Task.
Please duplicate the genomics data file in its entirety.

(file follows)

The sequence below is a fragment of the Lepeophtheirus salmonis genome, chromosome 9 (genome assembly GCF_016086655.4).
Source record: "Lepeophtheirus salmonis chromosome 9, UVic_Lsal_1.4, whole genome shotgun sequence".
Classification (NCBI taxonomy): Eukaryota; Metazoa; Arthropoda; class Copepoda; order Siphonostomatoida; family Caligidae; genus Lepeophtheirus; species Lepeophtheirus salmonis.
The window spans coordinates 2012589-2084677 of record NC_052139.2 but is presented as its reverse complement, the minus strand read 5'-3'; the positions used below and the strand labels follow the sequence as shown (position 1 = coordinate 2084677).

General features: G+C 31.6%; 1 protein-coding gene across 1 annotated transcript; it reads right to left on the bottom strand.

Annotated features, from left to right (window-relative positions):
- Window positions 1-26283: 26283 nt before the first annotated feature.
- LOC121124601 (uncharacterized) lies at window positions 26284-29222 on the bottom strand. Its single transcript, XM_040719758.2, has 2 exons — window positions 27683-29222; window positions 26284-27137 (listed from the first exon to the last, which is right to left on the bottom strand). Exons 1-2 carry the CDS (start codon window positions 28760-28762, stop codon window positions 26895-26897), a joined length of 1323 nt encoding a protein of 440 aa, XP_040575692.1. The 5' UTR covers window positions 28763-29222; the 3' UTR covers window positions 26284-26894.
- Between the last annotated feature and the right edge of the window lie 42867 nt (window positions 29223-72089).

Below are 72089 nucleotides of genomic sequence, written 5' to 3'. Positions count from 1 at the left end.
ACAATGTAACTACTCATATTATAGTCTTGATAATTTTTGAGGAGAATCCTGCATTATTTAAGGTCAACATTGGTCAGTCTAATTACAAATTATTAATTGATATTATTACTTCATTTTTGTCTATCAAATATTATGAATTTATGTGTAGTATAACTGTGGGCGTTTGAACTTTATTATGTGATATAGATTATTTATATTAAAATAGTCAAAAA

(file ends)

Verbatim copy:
The sequence below is a fragment of the Lepeophtheirus salmonis genome, chromosome 9 (genome assembly GCF_016086655.4).
Source record: "Lepeophtheirus salmonis chromosome 9, UVic_Lsal_1.4, whole genome shotgun sequence".
Classification (NCBI taxonomy): Eukaryota; Metazoa; Arthropoda; class Copepoda; order Siphonostomatoida; family Caligidae; genus Lepeophtheirus; species Lepeophtheirus salmonis.
The window spans coordinates 2012589-2084677 of record NC_052139.2 but is presented as its reverse complement, the minus strand read 5'-3'; the positions used below and the strand labels follow the sequence as shown (position 1 = coordinate 2084677).

General features: G+C 31.6%; 1 protein-coding gene across 1 annotated transcript; it reads right to left on the bottom strand.

Annotated features, from left to right (window-relative positions):
- Window positions 1-26283: 26283 nt before the first annotated feature.
- LOC121124601 (uncharacterized) lies at window positions 26284-29222 on the bottom strand. Its single transcript, XM_040719758.2, has 2 exons — window positions 27683-29222; window positions 26284-27137 (listed from the first exon to the last, which is right to left on the bottom strand). Exons 1-2 carry the CDS (start codon window positions 28760-28762, stop codon window positions 26895-26897), a joined length of 1323 nt encoding a protein of 440 aa, XP_040575692.1. The 5' UTR covers window positions 28763-29222; the 3' UTR covers window positions 26284-26894.
- Between the last annotated feature and the right edge of the window lie 42867 nt (window positions 29223-72089).

Below are 72089 nucleotides of genomic sequence, written 5' to 3'. Positions count from 1 at the left end.
ACAATGTAACTACTCATATTATAGTCTTGATAATTTTTGAGGAGAATCCTGCATTATTTAAGGTCAACATTGGTCAGTCTAATTACAAATTATTAATTGATATTATTACTTCATTTTTGTCTATCAAATATTATGAATTTATGTGTAGTATAACTGTGGGCGTTTGAACTTTATTATGTGATATAGATTATTTATATTAAAATAGTCAAAAA